One thing is true when you approach 40 years of age – you’re all about making life simple. For me, it started with my hair. So a few years ago, I made the decision to cut my hair short and let it grow natural. Let me emphasize, really short. And let me further emphasize that for any woman, this is a major step. Recession or no, Ms. Clairol and Dark and Lovely will never go broke.
I’d like to add that short, natural hair probably wouldn’t be a big deal in major cities like Los Angeles, New York, or Chicago. However, it posed a slight problem living here in the South and the Bible Belt where hair is considered a woman’s glory. I kept thinking, what would people say? What would be their reactions? I had to prepare my heart. I had to get ready mentally for how people were going react. But how? How would I cope? Then it came to me – find the funny. That’s how I would cope.
After a year of going back and forth, the day came for me to get my hair cut. I made an early hair appointment before work. It was a Friday. I had previously informed my beautician of the style I wanted. I remember how she laughed and said that I would chicken out. But there I was, sitting in her chair. She had cut the sides and back down to the appropriate length and was now holding a long tuft of hair at the top of my head. She reminded me that she could still “save” my hair by perming or straightening the rest because once she’d cut the last section that was it. Now, it was OK that she wanted to double-check, but why was she about to cry? And why did I become so choked up right after? Swallowing the lump in my throat, I quickly told her to cut it off.
I would like to say that I immediately felt free as a bird but that would not be the total truth. Yes, I felt an instant sense of freedom of sorts but confidence came with practice and humor. For instance, one Sunday while at my religious services I spied Ol’ Sister Ms. Thang and Sister Shut Yo’ Mouth tipping toward me. Before I could escape, I heard one of them exclaim, “Gurl, look at cho’ head!” Then before I could turn around, the other says, “Yeah chile, dats a shame!” Meanwhile, I noticed Sister Ms. Thang was wearing a bone-straight nylon wig and Sister Shut Yo’ Mouth’s got on two, count ‘em, two weaves – one in the front and one in the back! Now that was funny. And I did laugh too. Right in front of them – even though I don’t think they knew what my private joke really was. As I walked away, I was tickled with myself. How proud I was of my reaction and how silly I felt remembering my fear.
Some of my other female counterparts even intimated that very short hair is not attractive, which is really code for – you will never find a man with your short, nappy hur – dat’s right, hur. Okay, but isn’t it funny that even some of us who have long hair are still alone or have marital problems? Let’s even turn to fairy tales. For example, in Rapunzel, a maiden of the same name had hair so long she would throw it down and use it as a ladder to let people up. One day a handsome prince ascends up her hair into the room to where she is and they fall deeply in love. A short time after, a witch finds out about their love affair. She gives Rapunzel a beat down, cuts off her hair, and throws her out of her own house. When the Prince comes back, the witch gives him the what-for as well. She’s got him so shook that he jumps out of the window into the thorns below. Although blinded, he survives. He stumbles around until he finds Rapunzel, who is broke, busted and bald- headed. And this, of all times, when Rapunzel is hairless, is when the fable states those familiar words…“and they lived happily every after.” Yep, she was finally free. Now ain’t that funny.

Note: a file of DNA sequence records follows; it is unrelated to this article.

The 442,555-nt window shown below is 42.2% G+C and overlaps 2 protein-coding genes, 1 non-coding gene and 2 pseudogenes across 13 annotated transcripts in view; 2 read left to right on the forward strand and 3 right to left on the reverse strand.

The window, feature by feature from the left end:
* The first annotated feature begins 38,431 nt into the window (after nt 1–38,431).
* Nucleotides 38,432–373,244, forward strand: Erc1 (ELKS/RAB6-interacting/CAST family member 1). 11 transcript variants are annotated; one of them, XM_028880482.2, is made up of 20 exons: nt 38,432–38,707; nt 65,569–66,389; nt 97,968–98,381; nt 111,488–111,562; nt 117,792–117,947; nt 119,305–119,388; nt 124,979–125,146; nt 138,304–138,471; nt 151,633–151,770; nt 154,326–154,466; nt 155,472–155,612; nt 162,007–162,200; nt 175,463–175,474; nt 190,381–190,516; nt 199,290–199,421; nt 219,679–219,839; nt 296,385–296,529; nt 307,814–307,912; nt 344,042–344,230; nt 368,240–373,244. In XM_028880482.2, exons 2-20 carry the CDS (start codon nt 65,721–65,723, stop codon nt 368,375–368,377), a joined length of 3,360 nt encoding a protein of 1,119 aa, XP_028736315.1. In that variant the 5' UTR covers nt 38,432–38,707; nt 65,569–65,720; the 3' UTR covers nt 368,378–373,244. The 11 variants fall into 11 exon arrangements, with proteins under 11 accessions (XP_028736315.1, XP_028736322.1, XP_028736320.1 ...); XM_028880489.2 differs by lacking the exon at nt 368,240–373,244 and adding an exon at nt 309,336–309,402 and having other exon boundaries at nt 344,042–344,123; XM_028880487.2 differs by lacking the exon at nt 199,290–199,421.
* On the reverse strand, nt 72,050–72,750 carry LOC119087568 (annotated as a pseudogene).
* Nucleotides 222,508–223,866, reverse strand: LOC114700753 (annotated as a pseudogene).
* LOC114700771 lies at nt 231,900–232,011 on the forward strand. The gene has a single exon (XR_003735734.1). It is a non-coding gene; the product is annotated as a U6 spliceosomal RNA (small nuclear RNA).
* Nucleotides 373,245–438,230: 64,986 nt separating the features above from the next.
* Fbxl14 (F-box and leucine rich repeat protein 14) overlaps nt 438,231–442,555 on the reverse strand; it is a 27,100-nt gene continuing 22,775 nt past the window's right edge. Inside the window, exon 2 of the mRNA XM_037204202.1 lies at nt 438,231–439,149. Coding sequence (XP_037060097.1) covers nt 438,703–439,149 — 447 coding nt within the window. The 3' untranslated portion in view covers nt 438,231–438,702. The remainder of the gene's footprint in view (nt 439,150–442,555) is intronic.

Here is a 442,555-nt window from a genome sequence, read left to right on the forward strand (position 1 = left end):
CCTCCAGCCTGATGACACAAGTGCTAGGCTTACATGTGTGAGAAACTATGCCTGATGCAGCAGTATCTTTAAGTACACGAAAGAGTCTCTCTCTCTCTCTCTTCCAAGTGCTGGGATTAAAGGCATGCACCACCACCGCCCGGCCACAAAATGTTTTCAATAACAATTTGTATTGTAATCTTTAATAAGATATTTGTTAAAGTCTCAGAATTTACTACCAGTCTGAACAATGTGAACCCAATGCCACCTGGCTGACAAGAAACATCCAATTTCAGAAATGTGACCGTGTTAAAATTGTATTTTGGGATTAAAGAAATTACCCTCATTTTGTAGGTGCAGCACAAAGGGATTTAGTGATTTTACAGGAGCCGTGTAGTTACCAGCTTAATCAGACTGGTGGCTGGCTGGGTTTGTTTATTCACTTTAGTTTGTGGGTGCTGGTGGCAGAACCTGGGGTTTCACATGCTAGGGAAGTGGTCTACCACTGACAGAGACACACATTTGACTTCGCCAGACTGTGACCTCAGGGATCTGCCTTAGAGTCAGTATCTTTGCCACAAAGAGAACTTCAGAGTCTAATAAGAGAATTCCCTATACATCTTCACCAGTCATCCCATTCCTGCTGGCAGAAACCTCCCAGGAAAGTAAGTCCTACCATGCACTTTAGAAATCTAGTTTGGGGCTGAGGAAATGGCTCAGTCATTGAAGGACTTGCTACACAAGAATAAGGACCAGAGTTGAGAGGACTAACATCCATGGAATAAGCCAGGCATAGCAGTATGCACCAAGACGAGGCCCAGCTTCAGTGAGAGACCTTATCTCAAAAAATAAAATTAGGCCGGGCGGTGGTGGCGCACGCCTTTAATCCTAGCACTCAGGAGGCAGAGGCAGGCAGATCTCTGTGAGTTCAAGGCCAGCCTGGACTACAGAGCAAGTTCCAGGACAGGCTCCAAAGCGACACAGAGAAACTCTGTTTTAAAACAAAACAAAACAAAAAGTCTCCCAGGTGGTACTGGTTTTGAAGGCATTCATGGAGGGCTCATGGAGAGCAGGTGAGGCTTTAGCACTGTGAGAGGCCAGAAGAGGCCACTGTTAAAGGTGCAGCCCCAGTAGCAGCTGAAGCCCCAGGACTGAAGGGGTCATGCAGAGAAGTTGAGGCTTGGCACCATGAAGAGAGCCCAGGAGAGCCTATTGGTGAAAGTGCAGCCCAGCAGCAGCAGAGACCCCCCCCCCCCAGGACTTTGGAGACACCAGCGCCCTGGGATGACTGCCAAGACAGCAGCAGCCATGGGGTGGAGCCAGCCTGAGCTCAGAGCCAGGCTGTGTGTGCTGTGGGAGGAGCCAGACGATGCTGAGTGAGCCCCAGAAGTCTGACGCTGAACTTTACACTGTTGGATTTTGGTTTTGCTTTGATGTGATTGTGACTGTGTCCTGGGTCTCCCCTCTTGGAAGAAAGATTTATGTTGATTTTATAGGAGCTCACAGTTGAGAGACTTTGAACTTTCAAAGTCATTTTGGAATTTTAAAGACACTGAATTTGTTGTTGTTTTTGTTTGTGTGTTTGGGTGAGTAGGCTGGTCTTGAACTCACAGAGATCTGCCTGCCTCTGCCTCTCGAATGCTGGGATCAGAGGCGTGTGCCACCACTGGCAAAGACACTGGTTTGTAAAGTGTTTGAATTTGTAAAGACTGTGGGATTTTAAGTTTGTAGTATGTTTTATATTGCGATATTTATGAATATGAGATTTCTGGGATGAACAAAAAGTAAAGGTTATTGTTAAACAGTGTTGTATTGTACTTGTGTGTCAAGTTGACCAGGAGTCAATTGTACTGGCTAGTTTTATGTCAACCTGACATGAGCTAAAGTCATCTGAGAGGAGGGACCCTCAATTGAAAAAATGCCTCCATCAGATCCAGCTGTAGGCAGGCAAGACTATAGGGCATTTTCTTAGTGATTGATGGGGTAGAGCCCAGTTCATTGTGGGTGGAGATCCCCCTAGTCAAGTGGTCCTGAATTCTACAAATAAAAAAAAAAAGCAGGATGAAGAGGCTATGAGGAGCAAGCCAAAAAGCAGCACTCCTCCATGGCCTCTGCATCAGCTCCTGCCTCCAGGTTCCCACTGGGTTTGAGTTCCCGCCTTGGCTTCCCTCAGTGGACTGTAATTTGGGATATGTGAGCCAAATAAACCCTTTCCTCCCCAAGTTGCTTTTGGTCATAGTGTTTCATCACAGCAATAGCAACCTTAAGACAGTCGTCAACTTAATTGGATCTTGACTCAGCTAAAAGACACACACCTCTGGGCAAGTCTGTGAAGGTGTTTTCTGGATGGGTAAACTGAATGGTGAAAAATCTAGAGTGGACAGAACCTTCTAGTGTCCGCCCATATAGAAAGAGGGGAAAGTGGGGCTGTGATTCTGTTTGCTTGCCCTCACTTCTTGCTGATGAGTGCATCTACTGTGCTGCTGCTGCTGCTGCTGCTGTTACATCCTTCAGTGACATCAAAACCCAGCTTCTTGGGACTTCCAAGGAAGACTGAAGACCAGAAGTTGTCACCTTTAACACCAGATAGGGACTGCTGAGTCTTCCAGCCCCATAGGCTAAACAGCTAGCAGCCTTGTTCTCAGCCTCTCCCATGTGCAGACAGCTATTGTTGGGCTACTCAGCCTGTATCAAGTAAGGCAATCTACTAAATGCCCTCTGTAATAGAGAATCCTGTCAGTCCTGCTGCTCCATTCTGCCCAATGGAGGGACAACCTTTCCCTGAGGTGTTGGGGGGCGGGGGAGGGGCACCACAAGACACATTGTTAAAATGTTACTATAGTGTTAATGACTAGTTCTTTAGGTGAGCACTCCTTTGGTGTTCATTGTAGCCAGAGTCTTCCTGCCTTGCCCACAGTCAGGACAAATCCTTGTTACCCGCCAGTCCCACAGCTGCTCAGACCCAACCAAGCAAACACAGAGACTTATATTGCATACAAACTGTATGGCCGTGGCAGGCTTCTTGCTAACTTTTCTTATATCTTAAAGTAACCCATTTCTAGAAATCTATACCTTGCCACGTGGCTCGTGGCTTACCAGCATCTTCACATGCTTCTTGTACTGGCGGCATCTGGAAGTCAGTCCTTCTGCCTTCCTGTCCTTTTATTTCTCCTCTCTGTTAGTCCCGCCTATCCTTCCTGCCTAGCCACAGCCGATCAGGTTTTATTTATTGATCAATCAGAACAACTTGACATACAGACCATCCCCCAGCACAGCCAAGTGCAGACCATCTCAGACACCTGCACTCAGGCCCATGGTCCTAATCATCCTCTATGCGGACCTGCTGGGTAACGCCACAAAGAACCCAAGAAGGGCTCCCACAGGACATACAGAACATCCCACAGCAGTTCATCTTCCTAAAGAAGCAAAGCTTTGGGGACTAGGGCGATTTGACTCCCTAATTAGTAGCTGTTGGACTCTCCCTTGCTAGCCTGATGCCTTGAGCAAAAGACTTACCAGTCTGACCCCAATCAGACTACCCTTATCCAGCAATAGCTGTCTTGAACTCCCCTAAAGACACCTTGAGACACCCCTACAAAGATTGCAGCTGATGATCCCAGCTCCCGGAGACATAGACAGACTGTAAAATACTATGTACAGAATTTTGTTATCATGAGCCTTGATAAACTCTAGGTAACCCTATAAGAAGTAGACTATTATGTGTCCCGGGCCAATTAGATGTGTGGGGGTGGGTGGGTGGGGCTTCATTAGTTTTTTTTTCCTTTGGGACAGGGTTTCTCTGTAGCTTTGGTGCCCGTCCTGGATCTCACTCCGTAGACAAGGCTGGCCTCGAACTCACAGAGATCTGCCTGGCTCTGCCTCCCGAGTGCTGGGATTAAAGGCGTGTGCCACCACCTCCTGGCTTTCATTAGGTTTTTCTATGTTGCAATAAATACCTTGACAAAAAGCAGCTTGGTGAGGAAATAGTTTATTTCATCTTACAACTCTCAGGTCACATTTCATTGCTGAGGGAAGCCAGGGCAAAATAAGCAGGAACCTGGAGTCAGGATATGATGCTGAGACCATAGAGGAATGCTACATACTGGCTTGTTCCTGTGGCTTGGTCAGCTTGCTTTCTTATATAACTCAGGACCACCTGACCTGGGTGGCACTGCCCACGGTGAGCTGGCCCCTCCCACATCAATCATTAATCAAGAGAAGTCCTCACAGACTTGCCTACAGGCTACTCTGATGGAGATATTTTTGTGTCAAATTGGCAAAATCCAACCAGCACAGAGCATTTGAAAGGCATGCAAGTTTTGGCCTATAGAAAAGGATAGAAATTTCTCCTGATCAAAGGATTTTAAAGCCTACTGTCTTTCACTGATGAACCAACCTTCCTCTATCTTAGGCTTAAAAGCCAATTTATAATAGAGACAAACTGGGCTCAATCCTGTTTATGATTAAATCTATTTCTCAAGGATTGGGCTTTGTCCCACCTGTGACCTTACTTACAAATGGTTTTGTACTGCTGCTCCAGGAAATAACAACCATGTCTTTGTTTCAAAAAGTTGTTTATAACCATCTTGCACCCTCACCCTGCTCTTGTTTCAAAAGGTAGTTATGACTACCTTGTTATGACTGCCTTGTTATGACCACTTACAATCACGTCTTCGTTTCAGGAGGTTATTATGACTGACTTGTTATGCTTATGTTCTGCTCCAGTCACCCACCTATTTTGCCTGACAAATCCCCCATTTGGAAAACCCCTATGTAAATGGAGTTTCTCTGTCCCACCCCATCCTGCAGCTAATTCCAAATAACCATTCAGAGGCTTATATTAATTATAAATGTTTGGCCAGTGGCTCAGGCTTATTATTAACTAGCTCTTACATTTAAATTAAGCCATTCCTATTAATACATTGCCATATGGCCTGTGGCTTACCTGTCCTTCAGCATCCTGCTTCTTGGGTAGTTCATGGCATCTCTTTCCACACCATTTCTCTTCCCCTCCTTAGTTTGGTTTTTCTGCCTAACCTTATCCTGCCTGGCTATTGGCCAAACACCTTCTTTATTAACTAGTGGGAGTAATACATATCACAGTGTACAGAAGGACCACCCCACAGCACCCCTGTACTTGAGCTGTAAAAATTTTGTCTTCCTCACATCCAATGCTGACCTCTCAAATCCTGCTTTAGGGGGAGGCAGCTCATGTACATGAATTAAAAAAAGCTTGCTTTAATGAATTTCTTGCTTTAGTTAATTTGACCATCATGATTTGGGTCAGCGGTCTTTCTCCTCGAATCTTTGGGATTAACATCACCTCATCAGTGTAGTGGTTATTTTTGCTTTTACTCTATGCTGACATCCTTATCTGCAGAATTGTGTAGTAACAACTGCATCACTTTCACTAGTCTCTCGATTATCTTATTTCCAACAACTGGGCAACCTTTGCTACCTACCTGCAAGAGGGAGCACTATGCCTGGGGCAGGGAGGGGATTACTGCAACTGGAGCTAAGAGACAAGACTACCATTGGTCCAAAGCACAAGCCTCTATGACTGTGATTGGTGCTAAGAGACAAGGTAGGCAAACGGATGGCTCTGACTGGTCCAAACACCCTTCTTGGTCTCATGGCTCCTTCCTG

When I made this attitude change it seemed to start a chain reaction to simplicity and peacefulness which permeated into my life in small and large ways. I began to rethink the way I did a lot of things. How can I get this done without the same stressful fight as before? Had to talk to my boss? Plan what to say and come armed with a solution. Instead of having that showdown with my family when they mooch my vacation time, schedule time with them beforehand so I can still have my me time.
And as far as aesthetics, I feel that I am still attractive. I remember I had to run an errand for my boss one day. It required me to go downtown. In our downtown area, we have a trolley system so I caught one to get to my destination. When I stepped off the train wearing my fitted jeans, my leather boots, crisp cotton shirt, and sweater coat, I got as many flirtatious looks and hellos as when I had longer hair. One man even said, “You look so nice, so natural.” Well, I said to myself, I guess length doesn’t matter.
So, in the end, I completely love my hair. And yes, I know that neither short nor long hair is better. That either way, hair only attracts. It does not please, maintain, or sustain any relationship. We are powerful and womanly in spite of it, because of it, and certainly loving it all the same. Hair is just one of our glories as a woman whether bottle-blond, bone-straight down our backs, or kinky to the scalp.
Ciao, my peoples…